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Raise Your Bottom Line, Protect the Environment by Reducing Medical Waste

biohazardous waste
When it comes to medical waste, American hospitals are easily the most prolific producer. Practice Greenhealth, an organization that provides environmental solutions for the healthcare industry, estimates that 29 pounds of waste are created daily per staffed hospital bed– for a total of 5.9 million tons generated per year. According to Healthcare Finance, hospitals are the also the second-greatest user of commercial energy, right behind commercial food services, emitting approximately 8% of the country’s greenhouse gas emissions.

Research labs, clinics and individual healthcare practices are in the same boat.  The spiraling cost of medical waste management is directly driven by these statistics. And while the financial price tag of disposing of biohazardous waste is significant, the cost to the environment is every bit as high. Reducing the amount of biohazardous material generated will be key toward more efficient waste management. Implementing these 10 steps will get your organization on track:

  1. Study the regulations. Knowing your state’s definition of “medical waste” vs. “regular waste” is the basis of an efficient waste management plan.  
  2. Develop a formal waste management plan. Create an action plan for your organization on how to handle regulated medical waste.  Communicate the necessary procedures to achieve your goals to every employee.  Annually review your plan and share updates and changes regularly with affected staff and contractors.
  3. Educate staff. Even the most experienced personnel may not understand the proper segregation of every biohazardous waste stream. For example, unused pharmaceuticals and chemotherapy waste do not belong in red medical waste bags. Instead, they should be separated for disposal via only approved methods.  Comprehensive waste management can be complex, don’t leave to overwhelmed staff members to try and figure it out on their own.
  4. Select reusable products.  While many products are single use, some sharps containers and certain medical instruments can be disinfected and reused. Study your manufacturer’s instructions and local regulations carefully.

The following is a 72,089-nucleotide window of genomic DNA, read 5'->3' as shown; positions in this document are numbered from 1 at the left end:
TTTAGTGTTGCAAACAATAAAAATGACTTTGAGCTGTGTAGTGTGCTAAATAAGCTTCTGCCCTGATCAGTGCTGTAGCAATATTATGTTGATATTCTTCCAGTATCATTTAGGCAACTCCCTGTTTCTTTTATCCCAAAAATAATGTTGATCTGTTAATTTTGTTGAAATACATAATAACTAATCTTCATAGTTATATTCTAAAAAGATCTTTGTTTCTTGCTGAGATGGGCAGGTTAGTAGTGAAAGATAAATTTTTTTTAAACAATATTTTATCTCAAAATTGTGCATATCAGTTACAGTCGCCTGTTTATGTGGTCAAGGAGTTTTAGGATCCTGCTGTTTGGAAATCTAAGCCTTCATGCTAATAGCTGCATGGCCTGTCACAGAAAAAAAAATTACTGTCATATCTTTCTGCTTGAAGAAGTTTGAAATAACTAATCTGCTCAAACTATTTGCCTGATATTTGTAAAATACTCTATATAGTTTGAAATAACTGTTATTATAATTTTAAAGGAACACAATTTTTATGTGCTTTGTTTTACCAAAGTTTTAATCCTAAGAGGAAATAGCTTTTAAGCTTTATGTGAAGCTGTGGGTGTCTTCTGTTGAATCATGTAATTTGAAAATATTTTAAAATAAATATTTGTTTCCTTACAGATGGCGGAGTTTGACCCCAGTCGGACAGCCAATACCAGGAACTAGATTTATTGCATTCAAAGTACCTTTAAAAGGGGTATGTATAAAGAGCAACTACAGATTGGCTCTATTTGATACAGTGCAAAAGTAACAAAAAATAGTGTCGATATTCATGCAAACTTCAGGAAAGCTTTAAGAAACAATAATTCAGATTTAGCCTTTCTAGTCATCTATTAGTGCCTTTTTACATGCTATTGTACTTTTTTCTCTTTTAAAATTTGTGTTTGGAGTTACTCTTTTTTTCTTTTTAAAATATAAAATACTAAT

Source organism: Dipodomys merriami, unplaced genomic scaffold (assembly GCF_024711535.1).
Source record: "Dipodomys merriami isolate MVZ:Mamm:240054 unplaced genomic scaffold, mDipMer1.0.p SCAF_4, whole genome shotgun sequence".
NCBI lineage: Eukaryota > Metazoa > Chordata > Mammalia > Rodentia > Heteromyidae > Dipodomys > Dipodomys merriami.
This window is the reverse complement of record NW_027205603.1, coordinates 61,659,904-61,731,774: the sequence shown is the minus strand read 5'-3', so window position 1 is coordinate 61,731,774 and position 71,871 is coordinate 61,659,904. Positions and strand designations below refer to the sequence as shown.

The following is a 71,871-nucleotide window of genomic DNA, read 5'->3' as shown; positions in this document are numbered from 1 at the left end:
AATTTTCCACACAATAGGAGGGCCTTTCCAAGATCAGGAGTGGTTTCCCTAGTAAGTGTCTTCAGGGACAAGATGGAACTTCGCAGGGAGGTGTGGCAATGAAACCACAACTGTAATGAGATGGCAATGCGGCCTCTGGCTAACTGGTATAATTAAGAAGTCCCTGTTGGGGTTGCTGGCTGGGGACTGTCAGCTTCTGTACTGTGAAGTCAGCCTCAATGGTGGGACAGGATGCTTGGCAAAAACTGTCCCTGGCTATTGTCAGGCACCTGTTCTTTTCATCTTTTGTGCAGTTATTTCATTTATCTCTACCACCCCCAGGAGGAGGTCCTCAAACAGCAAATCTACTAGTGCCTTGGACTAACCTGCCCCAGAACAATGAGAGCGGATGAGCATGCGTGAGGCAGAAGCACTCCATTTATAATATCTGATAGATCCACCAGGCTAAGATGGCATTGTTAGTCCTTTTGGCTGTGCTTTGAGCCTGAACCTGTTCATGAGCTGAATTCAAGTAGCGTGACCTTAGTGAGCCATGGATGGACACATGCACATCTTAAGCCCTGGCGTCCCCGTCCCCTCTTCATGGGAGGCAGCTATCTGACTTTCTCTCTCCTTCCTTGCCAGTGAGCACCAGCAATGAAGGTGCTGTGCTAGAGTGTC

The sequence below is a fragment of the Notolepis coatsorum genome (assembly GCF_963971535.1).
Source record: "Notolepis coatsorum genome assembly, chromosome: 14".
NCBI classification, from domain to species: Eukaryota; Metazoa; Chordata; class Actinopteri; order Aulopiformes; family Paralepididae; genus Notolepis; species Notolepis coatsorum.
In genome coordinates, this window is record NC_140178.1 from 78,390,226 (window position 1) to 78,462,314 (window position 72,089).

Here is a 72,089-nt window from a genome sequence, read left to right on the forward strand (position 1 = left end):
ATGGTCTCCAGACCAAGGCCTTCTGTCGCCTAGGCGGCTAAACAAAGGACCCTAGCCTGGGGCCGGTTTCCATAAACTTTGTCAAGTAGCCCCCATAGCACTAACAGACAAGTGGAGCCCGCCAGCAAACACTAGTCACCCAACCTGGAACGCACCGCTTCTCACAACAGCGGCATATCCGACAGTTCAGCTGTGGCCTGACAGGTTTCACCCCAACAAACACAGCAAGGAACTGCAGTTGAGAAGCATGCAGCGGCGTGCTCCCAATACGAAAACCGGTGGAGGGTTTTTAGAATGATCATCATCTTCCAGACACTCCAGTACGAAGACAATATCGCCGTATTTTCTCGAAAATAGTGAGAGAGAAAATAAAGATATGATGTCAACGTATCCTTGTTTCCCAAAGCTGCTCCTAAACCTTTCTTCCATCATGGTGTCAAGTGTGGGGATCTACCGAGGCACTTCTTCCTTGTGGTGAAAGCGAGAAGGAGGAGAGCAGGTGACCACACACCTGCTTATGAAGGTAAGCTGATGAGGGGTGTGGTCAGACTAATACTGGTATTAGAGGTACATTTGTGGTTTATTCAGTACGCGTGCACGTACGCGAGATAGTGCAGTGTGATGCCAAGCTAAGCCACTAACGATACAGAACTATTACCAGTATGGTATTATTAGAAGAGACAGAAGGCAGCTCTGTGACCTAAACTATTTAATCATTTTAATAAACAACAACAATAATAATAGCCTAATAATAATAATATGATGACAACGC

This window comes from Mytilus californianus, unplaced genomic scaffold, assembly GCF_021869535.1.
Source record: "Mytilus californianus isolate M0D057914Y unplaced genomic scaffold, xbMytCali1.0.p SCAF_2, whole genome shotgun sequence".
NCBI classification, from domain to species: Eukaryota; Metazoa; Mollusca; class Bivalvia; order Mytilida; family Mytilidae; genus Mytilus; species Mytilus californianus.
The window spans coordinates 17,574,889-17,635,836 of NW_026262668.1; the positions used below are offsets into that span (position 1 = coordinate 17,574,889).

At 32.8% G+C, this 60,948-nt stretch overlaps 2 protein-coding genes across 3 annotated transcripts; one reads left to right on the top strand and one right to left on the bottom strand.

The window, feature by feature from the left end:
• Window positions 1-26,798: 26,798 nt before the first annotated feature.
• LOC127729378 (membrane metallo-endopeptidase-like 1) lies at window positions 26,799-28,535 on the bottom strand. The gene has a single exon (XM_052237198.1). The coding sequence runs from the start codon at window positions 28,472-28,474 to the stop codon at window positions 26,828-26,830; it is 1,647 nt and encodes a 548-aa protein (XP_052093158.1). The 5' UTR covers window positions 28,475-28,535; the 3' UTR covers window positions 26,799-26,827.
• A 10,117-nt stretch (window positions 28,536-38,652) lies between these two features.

5. Limit access. Store medical waste containers in secure areas that are convenient to the point of generation.  But don’t let these be the only option for other wastes that do not meet the definition of medical waste.  Anyone with access to these storage areas should be trained in medical waste segregation and disposal.
  6. Right-size containers. Large receptacles can sometimes make it easier for staff to use them as regular trash cans. Use the proper size and type of container that best fits the medical waste generated in each area.
  7. Separate receptacles.  Provide containers for all waste streams generated in a given area.  Signage and labeling can be an effective means of helping staff remember what waste belongs in a given container.
  8. Color code. Adopt a color code strategy for each waste stream and train your staff on the code. Color cues help!
  9. Post signage. Visual reminders and pictograms help staff and others understand the importance of separating biohazardous from recycling, solid waste and other hazardous waste.
  10. Conduct waste audits. Do periodic spot checks to see if your medical waste is being disposed of correctly and that your plan is being followed. Share your findings with staff and provide retraining when required.

A progressive, forward-thinking, waste management plan is a proven and cost-effective way to improve an organization’s bottom line and help preserve the environment.  Clym Environmental Services (Clym) routinely assists our clients with waste stream audits, comprehensive management plans and total waste management services.  Contact us today if you’re ready to improve your institution’s commitment to effective, efficient waste management!